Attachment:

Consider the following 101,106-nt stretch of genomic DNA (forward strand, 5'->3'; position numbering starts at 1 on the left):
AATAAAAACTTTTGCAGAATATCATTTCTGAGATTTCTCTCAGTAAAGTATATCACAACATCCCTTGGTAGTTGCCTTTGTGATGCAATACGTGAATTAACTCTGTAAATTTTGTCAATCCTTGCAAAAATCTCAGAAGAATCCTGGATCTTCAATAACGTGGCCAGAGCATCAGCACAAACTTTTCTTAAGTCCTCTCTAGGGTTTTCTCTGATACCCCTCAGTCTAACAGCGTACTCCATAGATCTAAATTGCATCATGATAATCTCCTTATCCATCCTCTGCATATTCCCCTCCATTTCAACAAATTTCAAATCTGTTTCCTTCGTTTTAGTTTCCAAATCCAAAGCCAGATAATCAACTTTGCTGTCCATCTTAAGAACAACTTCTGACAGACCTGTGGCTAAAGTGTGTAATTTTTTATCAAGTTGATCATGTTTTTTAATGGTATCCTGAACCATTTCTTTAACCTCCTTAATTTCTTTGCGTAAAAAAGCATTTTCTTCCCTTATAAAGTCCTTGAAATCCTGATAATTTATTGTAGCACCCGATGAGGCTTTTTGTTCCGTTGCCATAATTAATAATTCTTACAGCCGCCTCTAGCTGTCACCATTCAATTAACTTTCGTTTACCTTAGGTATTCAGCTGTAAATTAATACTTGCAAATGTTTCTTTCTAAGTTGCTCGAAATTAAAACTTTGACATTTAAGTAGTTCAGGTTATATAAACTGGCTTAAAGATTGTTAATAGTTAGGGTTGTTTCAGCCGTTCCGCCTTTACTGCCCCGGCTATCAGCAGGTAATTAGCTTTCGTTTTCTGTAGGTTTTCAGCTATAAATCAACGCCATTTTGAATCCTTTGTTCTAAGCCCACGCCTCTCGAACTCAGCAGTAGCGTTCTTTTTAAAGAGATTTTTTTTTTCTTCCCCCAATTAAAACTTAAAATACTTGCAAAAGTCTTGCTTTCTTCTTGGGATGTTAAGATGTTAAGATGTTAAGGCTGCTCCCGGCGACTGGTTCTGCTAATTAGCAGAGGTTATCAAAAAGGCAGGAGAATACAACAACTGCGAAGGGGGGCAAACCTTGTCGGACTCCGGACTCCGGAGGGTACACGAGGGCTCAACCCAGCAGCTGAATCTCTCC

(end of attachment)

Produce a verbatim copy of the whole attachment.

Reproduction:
Consider the following 101,106-nt stretch of genomic DNA (forward strand, 5'->3'; position numbering starts at 1 on the left):
AATAAAAACTTTTGCAGAATATCATTTCTGAGATTTCTCTCAGTAAAGTATATCACAACATCCCTTGGTAGTTGCCTTTGTGATGCAATACGTGAATTAACTCTGTAAATTTTGTCAATCCTTGCAAAAATCTCAGAAGAATCCTGGATCTTCAATAACGTGGCCAGAGCATCAGCACAAACTTTTCTTAAGTCCTCTCTAGGGTTTTCTCTGATACCCCTCAGTCTAACAGCGTACTCCATAGATCTAAATTGCATCATGATAATCTCCTTATCCATCCTCTGCATATTCCCCTCCATTTCAACAAATTTCAAATCTGTTTCCTTCGTTTTAGTTTCCAAATCCAAAGCCAGATAATCAACTTTGCTGTCCATCTTAAGAACAACTTCTGACAGACCTGTGGCTAAAGTGTGTAATTTTTTATCAAGTTGATCATGTTTTTTAATGGTATCCTGAACCATTTCTTTAACCTCCTTAATTTCTTTGCGTAAAAAAGCATTTTCTTCCCTTATAAAGTCCTTGAAATCCTGATAATTTATTGTAGCACCCGATGAGGCTTTTTGTTCCGTTGCCATAATTAATAATTCTTACAGCCGCCTCTAGCTGTCACCATTCAATTAACTTTCGTTTACCTTAGGTATTCAGCTGTAAATTAATACTTGCAAATGTTTCTTTCTAAGTTGCTCGAAATTAAAACTTTGACATTTAAGTAGTTCAGGTTATATAAACTGGCTTAAAGATTGTTAATAGTTAGGGTTGTTTCAGCCGTTCCGCCTTTACTGCCCCGGCTATCAGCAGGTAATTAGCTTTCGTTTTCTGTAGGTTTTCAGCTATAAATCAACGCCATTTTGAATCCTTTGTTCTAAGCCCACGCCTCTCGAACTCAGCAGTAGCGTTCTTTTTAAAGAGATTTTTTTTTTCTTCCCCCAATTAAAACTTAAAATACTTGCAAAAGTCTTGCTTTCTTCTTGGGATGTTAAGATGTTAAGATGTTAAGGCTGCTCCCGGCGACTGGTTCTGCTAATTAGCAGAGGTTATCAAAAAGGCAGGAGAATACAACAACTGCGAAGGGGGGCAAACCTTGTCGGACTCCGGACTCCGGAGGGTACACGAGGGCTCAACCCAGCAGCTGAATCTCTCC